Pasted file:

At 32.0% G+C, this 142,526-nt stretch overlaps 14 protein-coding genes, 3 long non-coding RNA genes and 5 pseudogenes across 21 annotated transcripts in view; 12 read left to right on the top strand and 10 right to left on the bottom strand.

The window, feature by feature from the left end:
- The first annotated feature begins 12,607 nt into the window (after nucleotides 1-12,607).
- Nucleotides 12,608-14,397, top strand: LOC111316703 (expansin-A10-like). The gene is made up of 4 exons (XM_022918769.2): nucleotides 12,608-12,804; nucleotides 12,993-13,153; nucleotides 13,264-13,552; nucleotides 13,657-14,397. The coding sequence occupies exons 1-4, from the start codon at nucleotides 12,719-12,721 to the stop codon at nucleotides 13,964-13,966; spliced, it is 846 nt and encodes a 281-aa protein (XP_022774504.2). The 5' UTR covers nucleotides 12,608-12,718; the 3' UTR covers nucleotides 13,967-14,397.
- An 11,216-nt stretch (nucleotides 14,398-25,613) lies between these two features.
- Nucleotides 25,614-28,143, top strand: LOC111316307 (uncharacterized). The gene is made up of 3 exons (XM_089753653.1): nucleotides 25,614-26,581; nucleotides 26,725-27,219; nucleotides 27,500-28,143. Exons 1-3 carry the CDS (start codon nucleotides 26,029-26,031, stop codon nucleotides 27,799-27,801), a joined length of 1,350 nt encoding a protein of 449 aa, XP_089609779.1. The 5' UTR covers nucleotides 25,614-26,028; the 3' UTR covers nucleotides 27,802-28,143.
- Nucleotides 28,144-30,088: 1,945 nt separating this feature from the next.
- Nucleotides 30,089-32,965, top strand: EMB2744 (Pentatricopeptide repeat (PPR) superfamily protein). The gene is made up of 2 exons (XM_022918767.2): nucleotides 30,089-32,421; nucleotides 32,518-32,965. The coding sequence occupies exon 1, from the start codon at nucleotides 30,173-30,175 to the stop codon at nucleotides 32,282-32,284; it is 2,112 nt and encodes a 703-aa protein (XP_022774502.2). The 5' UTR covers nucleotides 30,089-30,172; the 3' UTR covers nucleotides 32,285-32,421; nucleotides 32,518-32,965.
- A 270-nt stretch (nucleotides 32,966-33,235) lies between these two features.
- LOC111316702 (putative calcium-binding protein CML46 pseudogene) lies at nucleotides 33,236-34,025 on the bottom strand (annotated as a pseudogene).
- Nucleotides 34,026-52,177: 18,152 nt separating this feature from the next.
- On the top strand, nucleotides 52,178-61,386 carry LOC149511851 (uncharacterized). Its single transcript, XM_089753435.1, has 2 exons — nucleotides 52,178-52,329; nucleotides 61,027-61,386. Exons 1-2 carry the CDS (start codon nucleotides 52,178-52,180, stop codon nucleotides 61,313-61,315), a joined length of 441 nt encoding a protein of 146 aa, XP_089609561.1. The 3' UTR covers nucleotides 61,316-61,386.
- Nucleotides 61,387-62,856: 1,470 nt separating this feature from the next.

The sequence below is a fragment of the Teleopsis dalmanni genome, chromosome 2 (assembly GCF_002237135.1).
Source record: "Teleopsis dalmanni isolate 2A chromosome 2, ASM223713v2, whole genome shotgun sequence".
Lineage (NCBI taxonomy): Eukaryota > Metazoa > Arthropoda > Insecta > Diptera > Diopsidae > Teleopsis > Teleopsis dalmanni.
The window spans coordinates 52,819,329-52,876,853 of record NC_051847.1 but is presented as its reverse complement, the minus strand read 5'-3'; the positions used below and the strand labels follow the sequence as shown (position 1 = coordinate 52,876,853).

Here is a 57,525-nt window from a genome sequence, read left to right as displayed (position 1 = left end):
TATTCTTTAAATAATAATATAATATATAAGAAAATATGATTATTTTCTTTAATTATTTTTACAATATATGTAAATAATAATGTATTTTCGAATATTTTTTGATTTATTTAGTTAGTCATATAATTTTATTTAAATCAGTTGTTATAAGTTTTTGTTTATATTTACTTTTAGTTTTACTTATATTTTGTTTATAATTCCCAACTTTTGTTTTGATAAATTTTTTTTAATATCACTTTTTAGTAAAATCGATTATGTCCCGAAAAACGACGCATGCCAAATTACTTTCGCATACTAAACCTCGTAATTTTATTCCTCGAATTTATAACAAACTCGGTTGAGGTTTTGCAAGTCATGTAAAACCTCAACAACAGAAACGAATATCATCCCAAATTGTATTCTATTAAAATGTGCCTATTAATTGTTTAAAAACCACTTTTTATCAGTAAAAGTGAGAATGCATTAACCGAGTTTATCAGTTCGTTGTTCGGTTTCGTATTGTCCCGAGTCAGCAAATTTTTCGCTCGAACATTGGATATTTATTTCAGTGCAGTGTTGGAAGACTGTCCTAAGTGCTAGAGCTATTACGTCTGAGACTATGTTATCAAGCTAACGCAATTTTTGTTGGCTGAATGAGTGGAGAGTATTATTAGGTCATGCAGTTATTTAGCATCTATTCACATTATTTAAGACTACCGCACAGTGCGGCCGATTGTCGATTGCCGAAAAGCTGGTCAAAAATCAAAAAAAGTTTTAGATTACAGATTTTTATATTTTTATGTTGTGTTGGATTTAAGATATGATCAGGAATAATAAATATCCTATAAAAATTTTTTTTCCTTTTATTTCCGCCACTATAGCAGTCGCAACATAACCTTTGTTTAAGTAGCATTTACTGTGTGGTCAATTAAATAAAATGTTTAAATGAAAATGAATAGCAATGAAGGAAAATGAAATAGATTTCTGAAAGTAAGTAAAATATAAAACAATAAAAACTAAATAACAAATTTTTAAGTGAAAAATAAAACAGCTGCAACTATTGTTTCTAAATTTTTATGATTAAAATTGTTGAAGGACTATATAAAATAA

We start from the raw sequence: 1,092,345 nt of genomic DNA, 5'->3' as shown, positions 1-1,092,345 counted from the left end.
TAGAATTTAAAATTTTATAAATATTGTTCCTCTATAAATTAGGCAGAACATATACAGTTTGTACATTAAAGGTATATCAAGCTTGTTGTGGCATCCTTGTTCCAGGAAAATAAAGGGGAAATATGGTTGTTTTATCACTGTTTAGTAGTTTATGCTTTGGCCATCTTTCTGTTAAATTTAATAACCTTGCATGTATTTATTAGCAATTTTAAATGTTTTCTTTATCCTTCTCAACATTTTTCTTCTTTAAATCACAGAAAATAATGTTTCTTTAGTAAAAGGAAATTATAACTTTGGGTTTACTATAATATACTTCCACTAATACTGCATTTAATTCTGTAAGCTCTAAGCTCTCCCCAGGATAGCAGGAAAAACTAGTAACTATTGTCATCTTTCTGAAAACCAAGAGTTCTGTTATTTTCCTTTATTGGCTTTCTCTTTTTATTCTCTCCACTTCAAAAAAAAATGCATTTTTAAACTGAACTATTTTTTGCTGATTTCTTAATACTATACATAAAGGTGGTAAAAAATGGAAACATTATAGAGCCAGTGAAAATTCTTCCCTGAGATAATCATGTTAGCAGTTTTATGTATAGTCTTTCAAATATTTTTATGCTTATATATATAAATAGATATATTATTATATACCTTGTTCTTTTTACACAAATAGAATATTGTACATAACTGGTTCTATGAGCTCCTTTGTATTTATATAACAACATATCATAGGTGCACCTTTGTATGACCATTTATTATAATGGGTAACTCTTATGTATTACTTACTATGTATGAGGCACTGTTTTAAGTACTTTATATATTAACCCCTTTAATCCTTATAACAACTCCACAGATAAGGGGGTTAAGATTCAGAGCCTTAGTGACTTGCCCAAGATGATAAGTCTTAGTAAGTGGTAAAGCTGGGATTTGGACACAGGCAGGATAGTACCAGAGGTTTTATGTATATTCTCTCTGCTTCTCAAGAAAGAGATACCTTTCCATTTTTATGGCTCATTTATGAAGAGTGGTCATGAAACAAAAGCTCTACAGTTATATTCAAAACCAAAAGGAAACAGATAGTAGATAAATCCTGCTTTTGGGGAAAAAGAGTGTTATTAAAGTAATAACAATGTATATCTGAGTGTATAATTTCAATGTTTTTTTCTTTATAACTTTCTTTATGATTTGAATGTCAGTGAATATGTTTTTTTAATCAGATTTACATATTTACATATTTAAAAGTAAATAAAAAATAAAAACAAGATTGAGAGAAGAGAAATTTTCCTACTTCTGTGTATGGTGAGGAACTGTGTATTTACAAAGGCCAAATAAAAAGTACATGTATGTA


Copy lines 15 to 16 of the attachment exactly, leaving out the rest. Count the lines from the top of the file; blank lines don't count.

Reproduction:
Source record: "Teleopsis dalmanni isolate 2A chromosome 2, ASM223713v2, whole genome shotgun sequence".
Lineage (NCBI taxonomy): Eukaryota > Metazoa > Arthropoda > Insecta > Diptera > Diopsidae > Teleopsis > Teleopsis dalmanni.